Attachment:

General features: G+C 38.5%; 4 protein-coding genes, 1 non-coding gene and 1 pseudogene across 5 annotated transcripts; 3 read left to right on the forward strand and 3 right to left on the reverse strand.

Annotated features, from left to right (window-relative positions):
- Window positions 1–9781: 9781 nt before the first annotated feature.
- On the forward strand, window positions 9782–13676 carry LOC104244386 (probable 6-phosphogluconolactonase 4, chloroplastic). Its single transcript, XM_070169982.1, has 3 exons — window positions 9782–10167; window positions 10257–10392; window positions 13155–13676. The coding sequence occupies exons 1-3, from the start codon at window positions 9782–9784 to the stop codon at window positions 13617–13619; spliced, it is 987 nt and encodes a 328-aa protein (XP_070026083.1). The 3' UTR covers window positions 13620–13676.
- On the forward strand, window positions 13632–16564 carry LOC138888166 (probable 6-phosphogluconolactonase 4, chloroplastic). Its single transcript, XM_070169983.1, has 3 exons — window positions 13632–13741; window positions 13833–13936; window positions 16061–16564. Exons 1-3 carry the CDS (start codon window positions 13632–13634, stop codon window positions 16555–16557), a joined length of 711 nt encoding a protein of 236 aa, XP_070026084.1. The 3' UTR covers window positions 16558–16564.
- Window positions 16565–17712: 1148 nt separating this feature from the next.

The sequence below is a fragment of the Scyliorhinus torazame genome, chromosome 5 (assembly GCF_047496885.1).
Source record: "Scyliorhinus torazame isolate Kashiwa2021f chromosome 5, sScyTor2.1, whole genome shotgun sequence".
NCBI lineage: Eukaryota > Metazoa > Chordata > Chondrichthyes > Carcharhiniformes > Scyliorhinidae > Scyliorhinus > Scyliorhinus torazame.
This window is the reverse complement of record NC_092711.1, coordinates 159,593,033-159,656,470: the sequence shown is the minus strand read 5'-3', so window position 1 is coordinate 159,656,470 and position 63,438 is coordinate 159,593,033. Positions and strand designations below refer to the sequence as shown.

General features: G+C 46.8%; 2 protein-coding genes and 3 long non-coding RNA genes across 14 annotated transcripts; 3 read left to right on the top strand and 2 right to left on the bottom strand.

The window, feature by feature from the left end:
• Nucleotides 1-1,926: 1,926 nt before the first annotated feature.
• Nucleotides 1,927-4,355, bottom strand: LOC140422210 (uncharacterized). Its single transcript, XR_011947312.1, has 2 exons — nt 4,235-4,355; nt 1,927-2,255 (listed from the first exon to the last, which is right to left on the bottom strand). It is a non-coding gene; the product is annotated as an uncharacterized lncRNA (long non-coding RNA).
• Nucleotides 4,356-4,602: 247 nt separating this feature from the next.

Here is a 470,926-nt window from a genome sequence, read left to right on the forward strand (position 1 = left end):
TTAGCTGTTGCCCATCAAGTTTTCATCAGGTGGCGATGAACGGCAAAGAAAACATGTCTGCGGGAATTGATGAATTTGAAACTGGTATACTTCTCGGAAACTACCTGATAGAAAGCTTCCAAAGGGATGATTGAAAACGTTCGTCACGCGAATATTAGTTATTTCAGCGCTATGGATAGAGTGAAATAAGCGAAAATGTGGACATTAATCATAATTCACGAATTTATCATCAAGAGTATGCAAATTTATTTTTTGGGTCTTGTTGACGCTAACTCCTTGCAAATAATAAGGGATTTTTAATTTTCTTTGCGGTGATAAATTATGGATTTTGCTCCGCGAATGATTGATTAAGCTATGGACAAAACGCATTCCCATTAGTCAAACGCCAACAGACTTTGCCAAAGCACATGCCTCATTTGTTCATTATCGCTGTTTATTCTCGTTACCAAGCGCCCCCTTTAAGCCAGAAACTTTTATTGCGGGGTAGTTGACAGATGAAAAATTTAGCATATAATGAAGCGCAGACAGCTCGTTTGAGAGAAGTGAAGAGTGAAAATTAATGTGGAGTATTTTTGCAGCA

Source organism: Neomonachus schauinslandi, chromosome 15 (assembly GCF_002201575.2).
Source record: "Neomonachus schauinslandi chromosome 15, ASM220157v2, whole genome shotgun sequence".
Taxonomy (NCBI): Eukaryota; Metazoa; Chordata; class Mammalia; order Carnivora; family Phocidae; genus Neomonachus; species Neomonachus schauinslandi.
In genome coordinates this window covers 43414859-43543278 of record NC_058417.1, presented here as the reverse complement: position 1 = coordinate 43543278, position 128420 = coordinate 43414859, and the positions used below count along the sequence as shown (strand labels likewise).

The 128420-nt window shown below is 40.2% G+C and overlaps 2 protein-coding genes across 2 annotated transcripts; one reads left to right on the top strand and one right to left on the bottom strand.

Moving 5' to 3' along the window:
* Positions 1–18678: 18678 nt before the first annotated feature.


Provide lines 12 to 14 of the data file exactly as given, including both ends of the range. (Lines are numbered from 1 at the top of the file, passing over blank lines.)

The window, feature by feature from the left end:
• Nucleotides 1-1,926: 1,926 nt before the first annotated feature.
• Nucleotides 1,927-4,355, bottom strand: LOC140422210 (uncharacterized). Its single transcript, XR_011947312.1, has 2 exons — nt 4,235-4,355; nt 1,927-2,255 (listed from the first exon to the last, which is right to left on the bottom strand). It is a non-coding gene; the product is annotated as an uncharacterized lncRNA (long non-coding RNA).